Everything you've learned about type so far can be applied to many products, like books, websites, newspapers, and magazines. Knowing all these concepts and applying them together, as opposed to looking at any one concept by itself, gives you a strong foundation in analyzing type in visual design.
Every magazine, for instance, has its own design language, and the type characteristics and components you've learned are what help designers think of creative ways to put type to use.
Prior to creating a design, designers often spend time reviewing type families, and visualizing how they can enhance their design and visual message. Designers do this with what is called a type specimen.
Below is what a type specimen looks like. Basically, it's a sample page of a particular typeface shown in a variety of sizes and linespacing.
To the untrained eye, this might just look like a bunch of garble from an old newspaper; however, it can show you a variety of sizes, postures, and linespacing for a particular typeface.
It's really easy to find type specimens on websites, like this particular site.
A type specimen is incredibly useful because it lets designers see how they could use the same typeface across a design to provide a unified look.
If you take a look at this Popular Science magazine cover from 1964, you can see that, aside from the heading, the majority of the white typeface is the same.
However, the typeface is used in different positions and different sizes to provide information while still presenting a unified look.
A lot that of what you've learned is being displayed here. The typeface is chosen to be used as a header because it holds more weight. Serif is used to ground it to the page, and it's more legible from afar.
But you might have noticed that the P is a little off. Maybe that can be fixed with a bit of manual kerning.
The header now feels more balanced.
Below is a spread from Time Magazine. You can see the large headline text; the image is difficult to read, but you can still see that large capital letter being used to start off a sentence.
You can also see the columns, which are divided by alleys. The gutter dividing the two pages provides a clear separation from page to page.
Additionally, you'll notice that the text is justified. This makes it easier to read because it flows from left to right, as opposed to being center aligned or right aligned. In the end, you get a nice-looking spread that's easy to read, with a functional design language.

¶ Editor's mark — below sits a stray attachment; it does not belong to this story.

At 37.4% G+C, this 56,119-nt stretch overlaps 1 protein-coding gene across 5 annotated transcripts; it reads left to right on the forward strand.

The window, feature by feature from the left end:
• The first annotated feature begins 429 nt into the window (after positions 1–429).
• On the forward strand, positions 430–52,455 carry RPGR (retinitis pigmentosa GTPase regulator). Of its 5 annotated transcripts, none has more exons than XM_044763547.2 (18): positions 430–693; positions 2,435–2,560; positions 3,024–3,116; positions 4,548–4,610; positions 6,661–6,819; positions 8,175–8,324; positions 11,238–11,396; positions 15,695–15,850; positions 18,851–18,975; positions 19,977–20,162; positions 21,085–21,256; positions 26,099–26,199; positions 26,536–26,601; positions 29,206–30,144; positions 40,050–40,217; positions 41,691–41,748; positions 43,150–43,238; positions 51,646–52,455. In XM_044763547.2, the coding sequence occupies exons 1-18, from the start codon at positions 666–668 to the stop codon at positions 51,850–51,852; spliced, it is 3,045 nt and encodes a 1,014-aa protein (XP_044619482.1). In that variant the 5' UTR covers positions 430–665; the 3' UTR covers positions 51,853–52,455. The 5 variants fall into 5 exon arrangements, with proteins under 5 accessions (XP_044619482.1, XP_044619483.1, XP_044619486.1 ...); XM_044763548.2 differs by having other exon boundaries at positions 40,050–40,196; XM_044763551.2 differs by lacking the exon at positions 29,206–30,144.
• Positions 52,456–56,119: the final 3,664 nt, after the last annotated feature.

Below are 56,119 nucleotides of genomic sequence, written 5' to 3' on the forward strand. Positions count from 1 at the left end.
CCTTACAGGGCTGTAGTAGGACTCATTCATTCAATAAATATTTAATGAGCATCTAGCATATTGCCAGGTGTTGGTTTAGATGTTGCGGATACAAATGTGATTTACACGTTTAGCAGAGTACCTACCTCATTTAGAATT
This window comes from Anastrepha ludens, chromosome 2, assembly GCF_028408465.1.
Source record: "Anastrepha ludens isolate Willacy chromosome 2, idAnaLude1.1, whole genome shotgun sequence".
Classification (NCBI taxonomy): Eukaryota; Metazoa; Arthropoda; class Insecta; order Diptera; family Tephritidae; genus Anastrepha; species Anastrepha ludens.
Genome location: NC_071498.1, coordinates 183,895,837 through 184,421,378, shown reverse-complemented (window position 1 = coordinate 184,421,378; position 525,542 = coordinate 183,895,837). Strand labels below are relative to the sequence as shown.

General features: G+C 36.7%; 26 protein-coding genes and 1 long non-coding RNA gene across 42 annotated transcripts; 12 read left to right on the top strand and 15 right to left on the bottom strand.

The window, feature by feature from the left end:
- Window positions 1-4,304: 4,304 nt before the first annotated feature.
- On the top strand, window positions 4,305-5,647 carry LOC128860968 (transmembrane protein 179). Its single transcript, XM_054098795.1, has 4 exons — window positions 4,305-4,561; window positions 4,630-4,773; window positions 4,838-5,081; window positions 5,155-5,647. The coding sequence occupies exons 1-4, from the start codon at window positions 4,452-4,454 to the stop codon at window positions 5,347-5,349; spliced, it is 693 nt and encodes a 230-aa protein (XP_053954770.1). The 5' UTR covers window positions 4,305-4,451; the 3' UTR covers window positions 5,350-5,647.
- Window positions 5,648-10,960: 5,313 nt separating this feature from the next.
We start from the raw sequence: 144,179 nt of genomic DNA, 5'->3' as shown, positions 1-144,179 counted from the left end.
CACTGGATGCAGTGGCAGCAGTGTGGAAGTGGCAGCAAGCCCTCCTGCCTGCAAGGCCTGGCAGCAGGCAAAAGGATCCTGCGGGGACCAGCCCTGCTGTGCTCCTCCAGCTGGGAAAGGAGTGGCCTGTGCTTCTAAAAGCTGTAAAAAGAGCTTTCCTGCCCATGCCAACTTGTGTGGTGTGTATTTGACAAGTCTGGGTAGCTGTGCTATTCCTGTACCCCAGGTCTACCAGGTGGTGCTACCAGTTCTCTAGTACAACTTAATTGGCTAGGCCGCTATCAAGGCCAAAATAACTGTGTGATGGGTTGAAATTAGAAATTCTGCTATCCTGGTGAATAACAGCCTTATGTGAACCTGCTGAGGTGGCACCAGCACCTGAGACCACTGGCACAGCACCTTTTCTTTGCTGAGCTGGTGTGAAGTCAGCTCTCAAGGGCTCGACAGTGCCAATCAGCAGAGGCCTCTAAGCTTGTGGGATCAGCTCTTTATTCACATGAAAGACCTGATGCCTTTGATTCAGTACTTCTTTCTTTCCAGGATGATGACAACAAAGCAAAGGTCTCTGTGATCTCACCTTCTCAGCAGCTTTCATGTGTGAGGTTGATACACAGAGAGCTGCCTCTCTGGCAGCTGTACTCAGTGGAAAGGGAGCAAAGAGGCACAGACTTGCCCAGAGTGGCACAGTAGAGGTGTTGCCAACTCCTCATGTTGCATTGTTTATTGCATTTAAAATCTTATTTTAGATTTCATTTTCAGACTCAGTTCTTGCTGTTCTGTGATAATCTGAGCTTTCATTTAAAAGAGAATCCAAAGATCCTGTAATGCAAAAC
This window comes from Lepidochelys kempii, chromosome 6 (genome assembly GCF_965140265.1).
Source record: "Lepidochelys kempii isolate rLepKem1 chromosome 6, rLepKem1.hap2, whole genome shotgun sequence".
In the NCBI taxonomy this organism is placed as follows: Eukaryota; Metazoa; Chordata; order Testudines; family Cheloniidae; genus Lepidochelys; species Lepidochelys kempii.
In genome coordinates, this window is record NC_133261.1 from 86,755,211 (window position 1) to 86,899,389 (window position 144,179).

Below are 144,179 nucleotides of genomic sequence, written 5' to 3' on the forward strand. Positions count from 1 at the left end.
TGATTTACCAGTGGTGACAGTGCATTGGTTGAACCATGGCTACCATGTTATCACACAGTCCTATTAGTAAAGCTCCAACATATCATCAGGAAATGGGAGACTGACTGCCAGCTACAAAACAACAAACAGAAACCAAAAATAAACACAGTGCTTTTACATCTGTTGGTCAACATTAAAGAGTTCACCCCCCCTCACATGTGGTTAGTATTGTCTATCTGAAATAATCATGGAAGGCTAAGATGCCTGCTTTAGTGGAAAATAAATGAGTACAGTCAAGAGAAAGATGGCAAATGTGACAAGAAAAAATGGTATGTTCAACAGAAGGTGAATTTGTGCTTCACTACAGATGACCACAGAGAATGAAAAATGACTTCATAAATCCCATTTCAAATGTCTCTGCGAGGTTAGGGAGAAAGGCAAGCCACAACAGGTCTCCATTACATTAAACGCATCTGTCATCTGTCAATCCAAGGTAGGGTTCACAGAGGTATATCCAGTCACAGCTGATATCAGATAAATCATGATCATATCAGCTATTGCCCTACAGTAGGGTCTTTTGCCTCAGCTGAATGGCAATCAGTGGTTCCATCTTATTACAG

The image below is a movie poster, and it shows how important type can be in creating a brand, or something recognizable that you will associate with the movie.
You can see that the main header reading "Transformers" is a bit more decorative— definitely not a type that you'd find in a book.
Notice the tracking of the lines of the text below "Transformers." There's more space between each letter in "Dark of the Moon," as well as in "July 1, 2011." Selecting line spacing, typeface, and posture is very important because they direct eye flow.
"Transformers" has the most type weight; then, for the most part, your eye flows below to "Dark of the Moon." This is smaller in size, but the proximity is right below the headline. Then your eye continues down towards the date, and then you might go back to the very top where there is compressed text that reads "a Michael Bay film."
Or maybe you started there first, and then you made your way down. Either way, the headline demands the most attention, so that's where your eye tends to go.
It's easy to dismiss type as boring or unimportant compared to painting or graphic design, but type can be used for creative design as well.
Below is a simple, but beautiful design made entirely out of type.
This designer used a variety of typefaces and weights from different specifications, but used them in a way that creates a visually-stimulating piece while retaining visibility.
You can still examine the words individually, which all have to do with biology. It takes a lot of skill, but it is possible to use a variety of typefaces while creating a harmonized space.
Below is a movie poster for Titanic that is very type-centric; it doesn't need an image of a ship at all, or any graphics really.
Type is placed in the right area and in the right size, which tells a story in addition to providing information to the viewer. The poster successfully tells that story without sentences or images, just the use of type and some clever design choices.
Source: THIS WORK IS ADAPTED FROM SOPHIA AUTHOR MARIO E. HERNANDEZ